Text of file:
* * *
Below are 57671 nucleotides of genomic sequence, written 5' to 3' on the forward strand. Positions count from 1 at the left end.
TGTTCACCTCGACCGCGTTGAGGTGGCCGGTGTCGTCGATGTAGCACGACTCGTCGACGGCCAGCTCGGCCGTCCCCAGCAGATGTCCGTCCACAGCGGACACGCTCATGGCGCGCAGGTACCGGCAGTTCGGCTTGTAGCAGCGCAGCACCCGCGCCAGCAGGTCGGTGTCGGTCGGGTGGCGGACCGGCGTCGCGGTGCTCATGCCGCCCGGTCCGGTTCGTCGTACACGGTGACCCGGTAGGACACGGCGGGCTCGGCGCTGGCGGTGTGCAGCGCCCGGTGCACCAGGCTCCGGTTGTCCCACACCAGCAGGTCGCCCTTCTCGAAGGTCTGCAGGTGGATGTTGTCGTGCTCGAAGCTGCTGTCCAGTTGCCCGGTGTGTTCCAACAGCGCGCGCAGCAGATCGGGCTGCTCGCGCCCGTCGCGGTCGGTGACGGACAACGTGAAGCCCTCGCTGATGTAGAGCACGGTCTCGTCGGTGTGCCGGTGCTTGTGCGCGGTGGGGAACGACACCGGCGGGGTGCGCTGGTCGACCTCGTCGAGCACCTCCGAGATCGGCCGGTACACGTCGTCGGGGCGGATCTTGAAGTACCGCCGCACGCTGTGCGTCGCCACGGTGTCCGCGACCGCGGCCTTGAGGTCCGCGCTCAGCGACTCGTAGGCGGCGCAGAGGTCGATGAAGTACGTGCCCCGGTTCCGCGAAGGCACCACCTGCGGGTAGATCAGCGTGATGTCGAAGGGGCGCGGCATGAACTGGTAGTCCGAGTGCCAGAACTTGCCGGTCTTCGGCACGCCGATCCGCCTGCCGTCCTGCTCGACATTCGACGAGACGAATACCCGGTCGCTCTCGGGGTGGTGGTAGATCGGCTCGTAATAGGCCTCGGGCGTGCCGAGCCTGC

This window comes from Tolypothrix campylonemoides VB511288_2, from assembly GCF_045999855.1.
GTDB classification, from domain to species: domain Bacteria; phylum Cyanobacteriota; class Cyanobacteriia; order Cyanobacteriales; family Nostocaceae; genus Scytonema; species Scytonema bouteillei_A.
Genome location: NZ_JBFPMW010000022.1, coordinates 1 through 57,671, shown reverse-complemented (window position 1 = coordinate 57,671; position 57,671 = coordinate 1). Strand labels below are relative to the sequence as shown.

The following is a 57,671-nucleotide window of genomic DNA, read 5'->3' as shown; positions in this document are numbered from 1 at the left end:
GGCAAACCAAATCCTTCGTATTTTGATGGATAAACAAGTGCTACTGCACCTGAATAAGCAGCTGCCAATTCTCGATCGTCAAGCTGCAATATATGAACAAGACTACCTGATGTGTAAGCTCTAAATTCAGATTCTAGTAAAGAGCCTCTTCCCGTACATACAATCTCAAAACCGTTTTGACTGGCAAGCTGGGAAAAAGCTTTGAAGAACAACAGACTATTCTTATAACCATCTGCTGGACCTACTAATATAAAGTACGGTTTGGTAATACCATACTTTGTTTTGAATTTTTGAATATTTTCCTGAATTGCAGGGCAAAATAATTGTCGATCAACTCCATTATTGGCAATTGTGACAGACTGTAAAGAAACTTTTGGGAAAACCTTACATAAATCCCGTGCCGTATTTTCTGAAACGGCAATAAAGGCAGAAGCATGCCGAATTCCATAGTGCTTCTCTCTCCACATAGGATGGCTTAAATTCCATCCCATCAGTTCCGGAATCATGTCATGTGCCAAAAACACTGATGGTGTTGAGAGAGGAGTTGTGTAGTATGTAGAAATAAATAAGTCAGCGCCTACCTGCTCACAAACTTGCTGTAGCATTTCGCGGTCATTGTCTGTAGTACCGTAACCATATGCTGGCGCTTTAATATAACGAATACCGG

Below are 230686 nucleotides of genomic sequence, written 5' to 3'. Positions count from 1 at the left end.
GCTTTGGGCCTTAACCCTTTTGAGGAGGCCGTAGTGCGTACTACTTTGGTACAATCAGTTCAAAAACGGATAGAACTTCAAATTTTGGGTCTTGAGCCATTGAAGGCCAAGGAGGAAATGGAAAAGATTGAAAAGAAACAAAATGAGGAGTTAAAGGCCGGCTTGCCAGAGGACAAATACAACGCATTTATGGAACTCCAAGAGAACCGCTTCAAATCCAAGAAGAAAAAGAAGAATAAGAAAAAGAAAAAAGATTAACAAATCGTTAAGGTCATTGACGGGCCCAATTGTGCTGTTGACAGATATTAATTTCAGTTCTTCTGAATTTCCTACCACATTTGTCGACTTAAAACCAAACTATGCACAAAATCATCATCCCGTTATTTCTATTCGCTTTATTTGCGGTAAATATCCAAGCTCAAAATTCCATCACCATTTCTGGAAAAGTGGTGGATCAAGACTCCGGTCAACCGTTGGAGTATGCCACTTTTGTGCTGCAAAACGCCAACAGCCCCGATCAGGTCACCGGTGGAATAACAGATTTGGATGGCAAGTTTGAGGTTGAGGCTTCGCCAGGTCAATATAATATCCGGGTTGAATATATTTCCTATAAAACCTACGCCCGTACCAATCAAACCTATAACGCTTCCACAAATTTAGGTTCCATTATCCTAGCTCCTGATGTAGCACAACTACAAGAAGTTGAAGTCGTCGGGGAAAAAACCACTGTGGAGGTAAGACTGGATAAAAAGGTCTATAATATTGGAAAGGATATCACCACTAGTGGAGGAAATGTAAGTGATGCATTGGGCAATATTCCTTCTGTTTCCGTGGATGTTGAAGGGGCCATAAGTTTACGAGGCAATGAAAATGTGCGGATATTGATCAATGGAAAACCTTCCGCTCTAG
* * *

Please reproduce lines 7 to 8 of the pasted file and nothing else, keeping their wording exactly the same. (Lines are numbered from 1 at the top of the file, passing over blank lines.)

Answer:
GGCAAACCAAATCCTTCGTATTTTGATGGATAAACAAGTGCTACTGCACCTGAATAAGCAGCTGCCAATTCTCGATCGTCAAGCTGCAATATATGAACAAGACTACCTGATGTGTAAGCTCTAAATTCAGATTCTAGTAAAGAGCCTCTTCCCGTACATACAATCTCAAAACCGTTTTGACTGGCAAGCTGGGAAAAAGCTTTGAAGAACAACAGACTATTCTTATAACCATCTGCTGGACCTACTAATATAAAGTACGGTTTGGTAATACCATACTTTGTTTTGAATTTTTGAATATTTTCCTGAATTGCAGGGCAAAATAATTGTCGATCAACTCCATTATTGGCAATTGTGACAGACTGTAAAGAAACTTTTGGGAAAACCTTACATAAATCCCGTGCCGTATTTTCTGAAACGGCAATAAAGGCAGAAGCATGCCGAATTCCATAGTGCTTCTCTCTCCACATAGGATGGCTTAAATTCCATCCCATCAGTTCCGGAATCATGTCATGTGCCAAAAACACTGATGGTGTTGAGAGAGGAGTTGTGTAGTATGTAGAAATAAATAAGTCAGCGCCTACCTGCTCACAAACTTGCTGTAGCATTTCGCGGTCATTGTCTGTAGTACCGTAACCATATGCTGGCGCTTTAATATAACGAATACCGG

Below are 230686 nucleotides of genomic sequence, written 5' to 3'. Positions count from 1 at the left end.